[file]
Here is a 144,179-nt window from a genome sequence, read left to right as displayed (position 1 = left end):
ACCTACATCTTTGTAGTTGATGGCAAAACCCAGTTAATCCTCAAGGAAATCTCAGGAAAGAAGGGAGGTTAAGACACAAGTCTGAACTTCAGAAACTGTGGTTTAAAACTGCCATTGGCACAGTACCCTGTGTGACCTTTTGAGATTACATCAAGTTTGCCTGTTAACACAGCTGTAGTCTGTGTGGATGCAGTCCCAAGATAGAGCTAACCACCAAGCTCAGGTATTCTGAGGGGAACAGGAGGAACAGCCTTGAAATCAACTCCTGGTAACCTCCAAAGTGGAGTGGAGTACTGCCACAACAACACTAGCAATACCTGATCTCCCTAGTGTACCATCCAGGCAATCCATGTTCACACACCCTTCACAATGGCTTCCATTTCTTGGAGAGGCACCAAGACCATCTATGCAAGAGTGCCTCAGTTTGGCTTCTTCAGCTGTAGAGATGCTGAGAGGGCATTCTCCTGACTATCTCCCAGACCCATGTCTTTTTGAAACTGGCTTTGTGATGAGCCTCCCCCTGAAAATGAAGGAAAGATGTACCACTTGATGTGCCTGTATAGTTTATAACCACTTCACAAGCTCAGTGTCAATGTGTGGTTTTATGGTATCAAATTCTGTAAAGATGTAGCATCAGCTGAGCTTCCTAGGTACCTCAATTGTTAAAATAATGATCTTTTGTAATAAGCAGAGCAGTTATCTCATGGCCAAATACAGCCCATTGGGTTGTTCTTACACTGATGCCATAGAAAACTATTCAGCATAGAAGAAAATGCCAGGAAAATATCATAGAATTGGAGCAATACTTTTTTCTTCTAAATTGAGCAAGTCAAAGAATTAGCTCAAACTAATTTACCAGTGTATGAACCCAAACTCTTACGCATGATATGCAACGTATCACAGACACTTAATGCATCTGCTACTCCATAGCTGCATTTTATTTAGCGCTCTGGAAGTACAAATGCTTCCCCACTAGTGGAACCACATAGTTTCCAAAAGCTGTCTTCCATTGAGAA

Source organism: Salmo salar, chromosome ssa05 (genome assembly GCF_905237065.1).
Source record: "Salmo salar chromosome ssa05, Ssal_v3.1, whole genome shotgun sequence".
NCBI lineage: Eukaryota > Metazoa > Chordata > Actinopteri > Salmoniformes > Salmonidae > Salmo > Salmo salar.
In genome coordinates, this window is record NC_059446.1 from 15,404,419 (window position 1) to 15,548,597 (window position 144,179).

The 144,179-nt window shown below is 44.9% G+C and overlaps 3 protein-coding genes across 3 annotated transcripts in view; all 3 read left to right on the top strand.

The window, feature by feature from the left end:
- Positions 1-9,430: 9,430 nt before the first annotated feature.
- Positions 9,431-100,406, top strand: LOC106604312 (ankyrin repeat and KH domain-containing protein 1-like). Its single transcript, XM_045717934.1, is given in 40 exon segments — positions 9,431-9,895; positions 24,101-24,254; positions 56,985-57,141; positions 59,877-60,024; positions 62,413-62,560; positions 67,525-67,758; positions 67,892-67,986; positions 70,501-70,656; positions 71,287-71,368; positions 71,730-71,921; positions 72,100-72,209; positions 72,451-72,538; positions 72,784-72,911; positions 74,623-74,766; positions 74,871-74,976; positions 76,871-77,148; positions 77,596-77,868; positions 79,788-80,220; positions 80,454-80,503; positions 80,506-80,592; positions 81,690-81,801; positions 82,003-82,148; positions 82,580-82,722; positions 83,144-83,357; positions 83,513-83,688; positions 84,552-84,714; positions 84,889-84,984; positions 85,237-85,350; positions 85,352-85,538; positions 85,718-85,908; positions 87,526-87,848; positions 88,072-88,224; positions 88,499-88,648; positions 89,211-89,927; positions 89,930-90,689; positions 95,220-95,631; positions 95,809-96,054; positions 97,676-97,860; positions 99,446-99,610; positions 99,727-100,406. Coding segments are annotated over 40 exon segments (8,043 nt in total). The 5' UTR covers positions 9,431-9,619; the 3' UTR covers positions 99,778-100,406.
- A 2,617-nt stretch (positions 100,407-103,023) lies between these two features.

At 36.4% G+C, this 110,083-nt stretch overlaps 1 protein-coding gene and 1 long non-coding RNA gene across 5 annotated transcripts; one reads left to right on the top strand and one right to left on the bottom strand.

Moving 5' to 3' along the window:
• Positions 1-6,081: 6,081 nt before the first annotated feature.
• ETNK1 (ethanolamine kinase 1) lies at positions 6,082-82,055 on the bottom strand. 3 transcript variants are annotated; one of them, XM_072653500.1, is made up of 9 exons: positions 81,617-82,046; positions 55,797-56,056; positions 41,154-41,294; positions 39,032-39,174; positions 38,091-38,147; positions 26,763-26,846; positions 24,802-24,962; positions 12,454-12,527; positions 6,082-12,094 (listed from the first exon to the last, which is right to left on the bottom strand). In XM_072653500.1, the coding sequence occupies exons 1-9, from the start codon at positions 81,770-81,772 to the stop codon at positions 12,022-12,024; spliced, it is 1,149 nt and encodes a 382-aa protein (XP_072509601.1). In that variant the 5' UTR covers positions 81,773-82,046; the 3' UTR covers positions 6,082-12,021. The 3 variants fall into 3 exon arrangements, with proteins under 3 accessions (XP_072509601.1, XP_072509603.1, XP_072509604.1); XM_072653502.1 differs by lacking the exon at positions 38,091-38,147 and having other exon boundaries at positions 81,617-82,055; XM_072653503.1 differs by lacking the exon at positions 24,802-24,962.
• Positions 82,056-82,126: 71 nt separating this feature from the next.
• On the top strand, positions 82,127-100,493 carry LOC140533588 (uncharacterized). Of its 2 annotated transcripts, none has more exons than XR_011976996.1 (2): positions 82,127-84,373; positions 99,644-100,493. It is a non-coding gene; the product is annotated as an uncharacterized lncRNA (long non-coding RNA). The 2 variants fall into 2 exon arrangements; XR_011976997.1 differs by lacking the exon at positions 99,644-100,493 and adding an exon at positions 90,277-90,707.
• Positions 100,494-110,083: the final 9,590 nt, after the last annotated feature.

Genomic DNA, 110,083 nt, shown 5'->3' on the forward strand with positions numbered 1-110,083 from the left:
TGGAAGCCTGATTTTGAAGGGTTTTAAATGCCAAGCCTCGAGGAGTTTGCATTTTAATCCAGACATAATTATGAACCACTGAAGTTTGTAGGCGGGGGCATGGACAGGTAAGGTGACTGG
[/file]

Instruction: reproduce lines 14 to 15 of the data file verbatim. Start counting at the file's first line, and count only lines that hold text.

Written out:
• Positions 1-6,081: 6,081 nt before the first annotated feature.
• ETNK1 (ethanolamine kinase 1) lies at positions 6,082-82,055 on the bottom strand. 3 transcript variants are annotated; one of them, XM_072653500.1, is made up of 9 exons: positions 81,617-82,046; positions 55,797-56,056; positions 41,154-41,294; positions 39,032-39,174; positions 38,091-38,147; positions 26,763-26,846; positions 24,802-24,962; positions 12,454-12,527; positions 6,082-12,094 (listed from the first exon to the last, which is right to left on the bottom strand). In XM_072653500.1, the coding sequence occupies exons 1-9, from the start codon at positions 81,770-81,772 to the stop codon at positions 12,022-12,024; spliced, it is 1,149 nt and encodes a 382-aa protein (XP_072509601.1). In that variant the 5' UTR covers positions 81,773-82,046; the 3' UTR covers positions 6,082-12,021. The 3 variants fall into 3 exon arrangements, with proteins under 3 accessions (XP_072509601.1, XP_072509603.1, XP_072509604.1); XM_072653502.1 differs by lacking the exon at positions 38,091-38,147 and having other exon boundaries at positions 81,617-82,055; XM_072653503.1 differs by lacking the exon at positions 24,802-24,962.